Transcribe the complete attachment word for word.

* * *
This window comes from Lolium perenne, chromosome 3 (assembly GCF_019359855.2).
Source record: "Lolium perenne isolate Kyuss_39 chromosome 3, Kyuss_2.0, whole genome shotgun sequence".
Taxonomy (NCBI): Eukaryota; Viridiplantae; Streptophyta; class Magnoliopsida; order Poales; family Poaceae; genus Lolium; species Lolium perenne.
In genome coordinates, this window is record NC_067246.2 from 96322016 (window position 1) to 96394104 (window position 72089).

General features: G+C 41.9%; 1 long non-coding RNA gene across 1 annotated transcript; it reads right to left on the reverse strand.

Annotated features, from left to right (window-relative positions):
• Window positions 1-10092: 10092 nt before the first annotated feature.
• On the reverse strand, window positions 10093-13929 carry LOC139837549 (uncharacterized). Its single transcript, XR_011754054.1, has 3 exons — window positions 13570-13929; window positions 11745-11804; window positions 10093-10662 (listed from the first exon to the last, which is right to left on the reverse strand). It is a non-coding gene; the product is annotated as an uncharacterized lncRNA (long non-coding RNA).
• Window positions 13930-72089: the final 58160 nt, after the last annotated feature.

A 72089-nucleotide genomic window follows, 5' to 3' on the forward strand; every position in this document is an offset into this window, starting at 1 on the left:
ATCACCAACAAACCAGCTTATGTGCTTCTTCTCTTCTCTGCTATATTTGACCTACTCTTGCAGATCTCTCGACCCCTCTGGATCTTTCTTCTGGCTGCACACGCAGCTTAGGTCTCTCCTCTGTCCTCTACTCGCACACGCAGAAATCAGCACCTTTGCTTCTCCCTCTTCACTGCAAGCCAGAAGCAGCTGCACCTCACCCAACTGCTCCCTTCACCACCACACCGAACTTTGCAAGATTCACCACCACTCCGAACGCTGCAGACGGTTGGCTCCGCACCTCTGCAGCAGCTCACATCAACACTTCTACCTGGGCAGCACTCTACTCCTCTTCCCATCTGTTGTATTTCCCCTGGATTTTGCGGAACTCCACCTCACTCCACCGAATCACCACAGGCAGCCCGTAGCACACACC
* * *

This window comes from Lolium perenne, chromosome 3 (assembly GCF_019359855.2).
Source record: "Lolium perenne isolate Kyuss_39 chromosome 3, Kyuss_2.0, whole genome shotgun sequence".
Taxonomy (NCBI): Eukaryota; Viridiplantae; Streptophyta; class Magnoliopsida; order Poales; family Poaceae; genus Lolium; species Lolium perenne.
In genome coordinates, this window is record NC_067246.2 from 96322016 (window position 1) to 96394104 (window position 72089).

General features: G+C 41.9%; 1 long non-coding RNA gene across 1 annotated transcript; it reads right to left on the reverse strand.

Annotated features, from left to right (window-relative positions):
• Window positions 1-10092: 10092 nt before the first annotated feature.
• On the reverse strand, window positions 10093-13929 carry LOC139837549 (uncharacterized). Its single transcript, XR_011754054.1, has 3 exons — window positions 13570-13929; window positions 11745-11804; window positions 10093-10662 (listed from the first exon to the last, which is right to left on the reverse strand). It is a non-coding gene; the product is annotated as an uncharacterized lncRNA (long non-coding RNA).
• Window positions 13930-72089: the final 58160 nt, after the last annotated feature.

A 72089-nucleotide genomic window follows, 5' to 3' on the forward strand; every position in this document is an offset into this window, starting at 1 on the left:
ATCACCAACAAACCAGCTTATGTGCTTCTTCTCTTCTCTGCTATATTTGACCTACTCTTGCAGATCTCTCGACCCCTCTGGATCTTTCTTCTGGCTGCACACGCAGCTTAGGTCTCTCCTCTGTCCTCTACTCGCACACGCAGAAATCAGCACCTTTGCTTCTCCCTCTTCACTGCAAGCCAGAAGCAGCTGCACCTCACCCAACTGCTCCCTTCACCACCACACCGAACTTTGCAAGATTCACCACCACTCCGAACGCTGCAGACGGTTGGCTCCGCACCTCTGCAGCAGCTCACATCAACACTTCTACCTGGGCAGCACTCTACTCCTCTTCCCATCTGTTGTATTTCCCCTGGATTTTGCGGAACTCCACCTCACTCCACCGAATCACCACAGGCAGCCCGTAGCACACACC